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Well Q&A: The Secret of Transformational Travel

Last year I was doing research for a panel I was moderating on Wellness Travel at the Global Wellness Summit in Singapore. I stumbled across the Transformational Travel Council (TTC) and my heart skipped a beat. What was this organization that was redefining the way we travel? Who was this that spoke my language and cared about the “why” even more than the “how?” I came to find out a lot more about transformational travel as I got to know Co-Founder, Jake Haupert. Their very first gathering was held earlier this year in February which I attended and left, well . . . transformed. 

Traveling with intention and engaging with people, place and planet is now even more top of mind when I go somewhere thanks to Jake and the amazing Allys and Ambassadors of this movement. I will forever travel with H.E.A.R.T. (Humble, Engaged, Awake, Resilient and Thankful) and you may feel that way, too, after spending time with Jake!

Sallie: What motivates you to do what you do? What is your “Why?”

Jake: I feel that travel holds the potential and possibility to create a more ethical, empathetic, equitable, and ecological world, a powerful solution to accelerating personal and planetary progress. I am deeply moved by the beauty of our world, yet paradoxically pained by some of the atrocities we live with and want to do my part in raising awareness and elevating consciousness. I believe transformational travel is catalytic to the change I want to see in the world.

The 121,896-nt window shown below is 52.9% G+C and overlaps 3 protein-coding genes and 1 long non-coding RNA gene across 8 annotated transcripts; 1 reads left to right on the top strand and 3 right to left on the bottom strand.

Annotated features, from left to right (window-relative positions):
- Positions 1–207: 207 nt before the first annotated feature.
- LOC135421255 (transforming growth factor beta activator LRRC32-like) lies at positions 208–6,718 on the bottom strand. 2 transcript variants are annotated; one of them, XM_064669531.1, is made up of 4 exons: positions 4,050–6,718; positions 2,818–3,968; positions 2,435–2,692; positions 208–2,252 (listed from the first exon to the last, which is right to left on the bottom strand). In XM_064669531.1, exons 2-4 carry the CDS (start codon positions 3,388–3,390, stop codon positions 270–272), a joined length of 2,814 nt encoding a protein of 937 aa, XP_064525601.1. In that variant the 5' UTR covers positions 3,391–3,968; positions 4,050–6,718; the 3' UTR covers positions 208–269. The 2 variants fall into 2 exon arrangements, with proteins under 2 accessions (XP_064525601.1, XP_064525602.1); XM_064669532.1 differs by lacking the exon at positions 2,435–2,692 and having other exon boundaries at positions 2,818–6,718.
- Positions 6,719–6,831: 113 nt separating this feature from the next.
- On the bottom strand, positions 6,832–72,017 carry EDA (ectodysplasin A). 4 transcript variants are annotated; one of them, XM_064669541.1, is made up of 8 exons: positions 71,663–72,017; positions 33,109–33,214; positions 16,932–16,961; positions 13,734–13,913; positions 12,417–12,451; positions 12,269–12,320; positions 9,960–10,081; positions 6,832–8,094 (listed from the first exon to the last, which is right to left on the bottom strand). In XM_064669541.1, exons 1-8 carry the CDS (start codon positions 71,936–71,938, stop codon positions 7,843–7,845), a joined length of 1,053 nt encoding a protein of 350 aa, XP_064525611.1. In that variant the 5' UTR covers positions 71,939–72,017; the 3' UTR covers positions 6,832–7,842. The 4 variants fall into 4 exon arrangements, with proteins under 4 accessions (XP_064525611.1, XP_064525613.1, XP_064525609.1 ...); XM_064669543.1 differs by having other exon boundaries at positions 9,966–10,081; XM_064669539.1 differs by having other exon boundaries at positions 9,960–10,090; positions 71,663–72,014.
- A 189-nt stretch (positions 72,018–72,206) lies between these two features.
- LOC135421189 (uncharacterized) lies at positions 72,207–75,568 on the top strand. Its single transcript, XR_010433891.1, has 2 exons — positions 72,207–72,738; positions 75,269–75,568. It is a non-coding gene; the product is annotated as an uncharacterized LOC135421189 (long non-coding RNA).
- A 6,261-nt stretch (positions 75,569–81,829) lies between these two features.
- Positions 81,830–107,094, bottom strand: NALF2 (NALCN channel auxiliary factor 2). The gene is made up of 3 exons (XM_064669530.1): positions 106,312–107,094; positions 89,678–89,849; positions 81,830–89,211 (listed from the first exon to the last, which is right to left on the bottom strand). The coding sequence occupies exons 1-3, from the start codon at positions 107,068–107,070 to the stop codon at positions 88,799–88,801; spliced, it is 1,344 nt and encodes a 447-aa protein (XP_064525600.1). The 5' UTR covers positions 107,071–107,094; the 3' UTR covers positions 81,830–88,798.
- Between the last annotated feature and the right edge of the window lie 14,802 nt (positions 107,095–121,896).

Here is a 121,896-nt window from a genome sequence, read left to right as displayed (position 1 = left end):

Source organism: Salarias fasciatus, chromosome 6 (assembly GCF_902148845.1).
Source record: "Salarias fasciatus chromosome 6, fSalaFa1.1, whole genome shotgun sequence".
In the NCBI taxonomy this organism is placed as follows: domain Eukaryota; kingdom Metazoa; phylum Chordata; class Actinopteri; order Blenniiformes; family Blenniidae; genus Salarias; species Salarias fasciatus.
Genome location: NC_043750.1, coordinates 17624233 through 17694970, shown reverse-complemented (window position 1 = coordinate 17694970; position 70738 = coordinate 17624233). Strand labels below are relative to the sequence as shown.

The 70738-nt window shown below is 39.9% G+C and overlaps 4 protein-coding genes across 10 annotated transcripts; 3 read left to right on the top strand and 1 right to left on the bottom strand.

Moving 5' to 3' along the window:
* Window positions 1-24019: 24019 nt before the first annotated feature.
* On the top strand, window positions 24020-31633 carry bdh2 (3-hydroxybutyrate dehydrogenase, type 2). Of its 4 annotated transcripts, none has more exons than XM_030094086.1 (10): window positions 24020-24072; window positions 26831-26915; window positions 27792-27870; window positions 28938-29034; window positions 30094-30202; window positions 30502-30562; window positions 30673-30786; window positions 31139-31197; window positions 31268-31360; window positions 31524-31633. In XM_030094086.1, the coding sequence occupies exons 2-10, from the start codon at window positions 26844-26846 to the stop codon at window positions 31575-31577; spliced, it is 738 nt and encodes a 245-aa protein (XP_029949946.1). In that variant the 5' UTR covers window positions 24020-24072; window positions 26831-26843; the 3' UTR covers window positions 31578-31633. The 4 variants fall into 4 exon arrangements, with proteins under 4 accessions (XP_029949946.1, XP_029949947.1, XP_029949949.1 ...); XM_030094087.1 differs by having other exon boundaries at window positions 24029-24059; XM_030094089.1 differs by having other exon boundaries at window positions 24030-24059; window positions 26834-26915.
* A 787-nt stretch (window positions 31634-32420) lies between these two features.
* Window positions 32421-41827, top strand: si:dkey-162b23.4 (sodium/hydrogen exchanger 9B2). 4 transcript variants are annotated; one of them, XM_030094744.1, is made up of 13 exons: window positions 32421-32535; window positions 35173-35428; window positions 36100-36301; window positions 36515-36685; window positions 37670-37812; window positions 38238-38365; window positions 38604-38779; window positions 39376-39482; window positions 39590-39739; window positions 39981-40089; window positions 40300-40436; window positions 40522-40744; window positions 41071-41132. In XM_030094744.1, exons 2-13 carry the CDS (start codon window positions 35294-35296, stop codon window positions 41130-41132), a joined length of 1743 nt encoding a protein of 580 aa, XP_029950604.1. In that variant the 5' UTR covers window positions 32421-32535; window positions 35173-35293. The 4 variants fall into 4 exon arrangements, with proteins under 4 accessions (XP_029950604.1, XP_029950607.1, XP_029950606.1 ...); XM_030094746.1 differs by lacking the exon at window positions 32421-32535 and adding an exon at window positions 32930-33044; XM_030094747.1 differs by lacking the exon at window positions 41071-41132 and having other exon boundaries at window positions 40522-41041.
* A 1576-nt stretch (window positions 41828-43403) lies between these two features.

S: How did you end up in the travel business?

Jake: My grandmother was a world traveler back when that was maybe more of a badge of honor than it is now. She brought back stories, trinkets from far-away lands and mind-opening photography. Every month, she’d share the recent edition of National Geographic with me, so in a lot of ways, she was grooming me from day one in my life’s journey. In my early twenties, I began to realize that in addition to my wanderlust, I was starting to uncover a conservation ethos, dabbling in consciousness and recognizing that I was also an entrepreneur. The travel industry connected these dots for me, I was one of the lucky few that found their calling at an early age, I am grateful every day for that early clarity and sense of purpose.

S: What is one of your favorite active or adventure travel memories?

J: Traveling with my family, connecting my kids with foreign lands and people sits on the top of this list. Specifically, our magical family safari in Kenya a few years back.
 
Every year, my best pals and I go backpacking into the wilderness together, sharing in the awe and wonder of our planet, contemplating life and having conversations that matter
. One year, we decided to ascend Mt. Kilimanjaro and it ended up being life-changing and transformative.
 
Prior to the trip, I was going through a dark night of the soul and seeking answers to life’s biggest questions. By that time, I was beginning to learn how to travel from the inside-out
. On this trip, I played around with uncovering my why, challenging my travel companions to do the same. The night before we started to climb, we formed a circle, shared our intentions and brought awareness to the inner journey we were embarking upon.
 
After days of walking ‘pole pole,’ we arrived at the summit and something shifted inside of us. The sunrise glistened on the freshly fallen snow, the most majestic views sat on the horizon, the goal had been realized